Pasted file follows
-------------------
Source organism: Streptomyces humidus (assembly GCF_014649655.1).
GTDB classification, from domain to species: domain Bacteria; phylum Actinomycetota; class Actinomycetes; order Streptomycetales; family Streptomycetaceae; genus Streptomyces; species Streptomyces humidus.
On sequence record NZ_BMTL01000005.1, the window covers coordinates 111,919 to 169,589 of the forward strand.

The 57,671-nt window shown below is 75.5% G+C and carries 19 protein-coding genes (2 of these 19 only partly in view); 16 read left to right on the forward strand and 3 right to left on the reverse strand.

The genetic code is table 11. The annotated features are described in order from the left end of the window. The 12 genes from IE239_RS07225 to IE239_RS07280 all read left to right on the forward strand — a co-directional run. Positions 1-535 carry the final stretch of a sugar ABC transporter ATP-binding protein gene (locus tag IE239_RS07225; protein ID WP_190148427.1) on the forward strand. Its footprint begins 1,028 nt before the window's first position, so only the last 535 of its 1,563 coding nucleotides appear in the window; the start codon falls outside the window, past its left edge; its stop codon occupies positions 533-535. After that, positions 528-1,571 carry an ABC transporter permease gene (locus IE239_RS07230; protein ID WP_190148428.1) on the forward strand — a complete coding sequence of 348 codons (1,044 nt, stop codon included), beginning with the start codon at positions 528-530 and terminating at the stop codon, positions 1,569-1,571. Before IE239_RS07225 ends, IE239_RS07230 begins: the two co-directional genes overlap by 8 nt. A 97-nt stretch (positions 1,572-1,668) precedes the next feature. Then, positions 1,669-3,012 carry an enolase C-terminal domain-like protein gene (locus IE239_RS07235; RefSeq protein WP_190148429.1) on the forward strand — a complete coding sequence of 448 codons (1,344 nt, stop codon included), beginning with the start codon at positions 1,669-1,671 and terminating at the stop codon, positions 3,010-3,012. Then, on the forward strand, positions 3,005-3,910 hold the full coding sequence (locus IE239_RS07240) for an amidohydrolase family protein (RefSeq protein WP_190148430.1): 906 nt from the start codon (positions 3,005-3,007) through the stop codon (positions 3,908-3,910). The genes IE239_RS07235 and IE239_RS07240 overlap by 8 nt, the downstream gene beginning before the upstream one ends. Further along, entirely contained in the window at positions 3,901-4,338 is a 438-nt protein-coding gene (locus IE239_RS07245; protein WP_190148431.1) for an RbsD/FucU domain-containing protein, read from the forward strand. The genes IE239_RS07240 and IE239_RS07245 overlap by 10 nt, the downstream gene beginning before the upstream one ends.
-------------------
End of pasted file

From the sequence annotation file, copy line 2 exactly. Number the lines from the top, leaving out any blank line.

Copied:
GTDB classification, from domain to species: domain Bacteria; phylum Actinomycetota; class Actinomycetes; order Streptomycetales; family Streptomycetaceae; genus Streptomyces; species Streptomyces humidus.